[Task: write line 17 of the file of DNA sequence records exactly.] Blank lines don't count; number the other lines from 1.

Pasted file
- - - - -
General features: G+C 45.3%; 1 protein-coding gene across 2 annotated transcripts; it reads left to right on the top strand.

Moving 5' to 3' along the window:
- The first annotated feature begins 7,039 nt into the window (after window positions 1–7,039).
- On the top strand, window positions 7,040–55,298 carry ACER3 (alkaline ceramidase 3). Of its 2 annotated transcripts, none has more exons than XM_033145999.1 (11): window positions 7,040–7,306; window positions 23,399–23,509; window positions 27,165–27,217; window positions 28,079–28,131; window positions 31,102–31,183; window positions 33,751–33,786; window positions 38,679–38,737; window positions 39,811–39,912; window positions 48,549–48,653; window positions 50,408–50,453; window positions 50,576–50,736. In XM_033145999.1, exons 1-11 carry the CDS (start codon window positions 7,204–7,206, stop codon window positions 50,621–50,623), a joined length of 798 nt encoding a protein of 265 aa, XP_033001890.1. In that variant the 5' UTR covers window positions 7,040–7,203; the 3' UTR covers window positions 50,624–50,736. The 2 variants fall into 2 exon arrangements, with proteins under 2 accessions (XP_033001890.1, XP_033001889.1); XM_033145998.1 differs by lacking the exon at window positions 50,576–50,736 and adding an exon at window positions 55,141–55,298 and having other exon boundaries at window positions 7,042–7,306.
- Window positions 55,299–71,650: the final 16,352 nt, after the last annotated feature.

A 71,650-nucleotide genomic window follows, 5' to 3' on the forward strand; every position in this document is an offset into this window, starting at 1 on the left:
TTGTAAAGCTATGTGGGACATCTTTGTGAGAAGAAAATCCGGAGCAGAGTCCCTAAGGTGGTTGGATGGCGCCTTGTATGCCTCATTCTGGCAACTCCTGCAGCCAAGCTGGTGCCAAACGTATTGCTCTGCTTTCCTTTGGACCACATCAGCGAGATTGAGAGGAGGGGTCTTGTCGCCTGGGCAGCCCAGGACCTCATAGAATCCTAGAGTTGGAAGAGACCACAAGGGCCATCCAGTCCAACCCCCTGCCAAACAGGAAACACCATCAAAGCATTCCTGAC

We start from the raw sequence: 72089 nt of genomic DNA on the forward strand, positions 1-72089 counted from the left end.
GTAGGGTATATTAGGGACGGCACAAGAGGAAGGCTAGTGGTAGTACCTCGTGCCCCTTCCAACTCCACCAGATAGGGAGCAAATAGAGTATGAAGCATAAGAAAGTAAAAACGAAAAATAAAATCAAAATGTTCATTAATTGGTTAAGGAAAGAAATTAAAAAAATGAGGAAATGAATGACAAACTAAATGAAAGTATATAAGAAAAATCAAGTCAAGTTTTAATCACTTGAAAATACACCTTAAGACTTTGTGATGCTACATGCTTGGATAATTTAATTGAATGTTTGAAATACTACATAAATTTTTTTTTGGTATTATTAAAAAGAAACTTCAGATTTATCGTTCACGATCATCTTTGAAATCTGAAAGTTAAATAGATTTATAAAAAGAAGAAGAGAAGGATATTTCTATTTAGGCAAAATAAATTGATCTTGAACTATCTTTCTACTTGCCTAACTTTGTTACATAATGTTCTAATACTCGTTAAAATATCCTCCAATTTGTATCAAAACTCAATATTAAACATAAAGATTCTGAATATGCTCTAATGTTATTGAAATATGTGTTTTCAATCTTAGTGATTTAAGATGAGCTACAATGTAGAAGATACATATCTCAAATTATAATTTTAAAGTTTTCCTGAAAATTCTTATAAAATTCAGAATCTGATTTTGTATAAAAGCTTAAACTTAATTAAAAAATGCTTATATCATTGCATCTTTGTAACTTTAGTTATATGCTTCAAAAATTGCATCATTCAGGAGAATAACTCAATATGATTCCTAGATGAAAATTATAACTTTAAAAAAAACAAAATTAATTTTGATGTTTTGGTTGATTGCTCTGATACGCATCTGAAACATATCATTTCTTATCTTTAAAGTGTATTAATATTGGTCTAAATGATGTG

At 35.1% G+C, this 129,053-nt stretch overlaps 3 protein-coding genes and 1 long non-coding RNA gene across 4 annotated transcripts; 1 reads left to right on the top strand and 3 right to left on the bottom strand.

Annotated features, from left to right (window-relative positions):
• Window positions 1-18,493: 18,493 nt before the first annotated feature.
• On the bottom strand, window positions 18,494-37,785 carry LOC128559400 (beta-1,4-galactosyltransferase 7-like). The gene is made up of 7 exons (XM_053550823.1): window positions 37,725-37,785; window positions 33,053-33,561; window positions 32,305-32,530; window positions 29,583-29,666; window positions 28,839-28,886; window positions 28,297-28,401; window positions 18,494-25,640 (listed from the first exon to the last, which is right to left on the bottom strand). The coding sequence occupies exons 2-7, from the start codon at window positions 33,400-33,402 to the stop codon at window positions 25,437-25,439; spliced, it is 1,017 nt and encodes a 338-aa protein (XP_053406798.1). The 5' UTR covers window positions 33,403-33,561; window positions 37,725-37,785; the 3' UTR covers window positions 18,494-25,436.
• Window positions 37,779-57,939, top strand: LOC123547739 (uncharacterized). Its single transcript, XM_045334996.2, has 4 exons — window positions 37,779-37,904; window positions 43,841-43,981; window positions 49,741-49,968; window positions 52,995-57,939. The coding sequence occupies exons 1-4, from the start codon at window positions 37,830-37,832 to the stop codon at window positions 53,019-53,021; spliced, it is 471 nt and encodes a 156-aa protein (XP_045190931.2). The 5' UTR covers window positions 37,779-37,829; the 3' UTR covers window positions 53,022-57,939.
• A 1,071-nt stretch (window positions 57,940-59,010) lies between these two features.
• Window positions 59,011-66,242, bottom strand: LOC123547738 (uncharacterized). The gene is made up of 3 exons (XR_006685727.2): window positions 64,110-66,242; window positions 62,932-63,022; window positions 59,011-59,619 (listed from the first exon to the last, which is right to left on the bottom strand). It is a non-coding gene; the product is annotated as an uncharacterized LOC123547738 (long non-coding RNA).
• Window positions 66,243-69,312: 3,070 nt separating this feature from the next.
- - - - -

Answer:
• Window positions 66,243-69,312: 3,070 nt separating this feature from the next.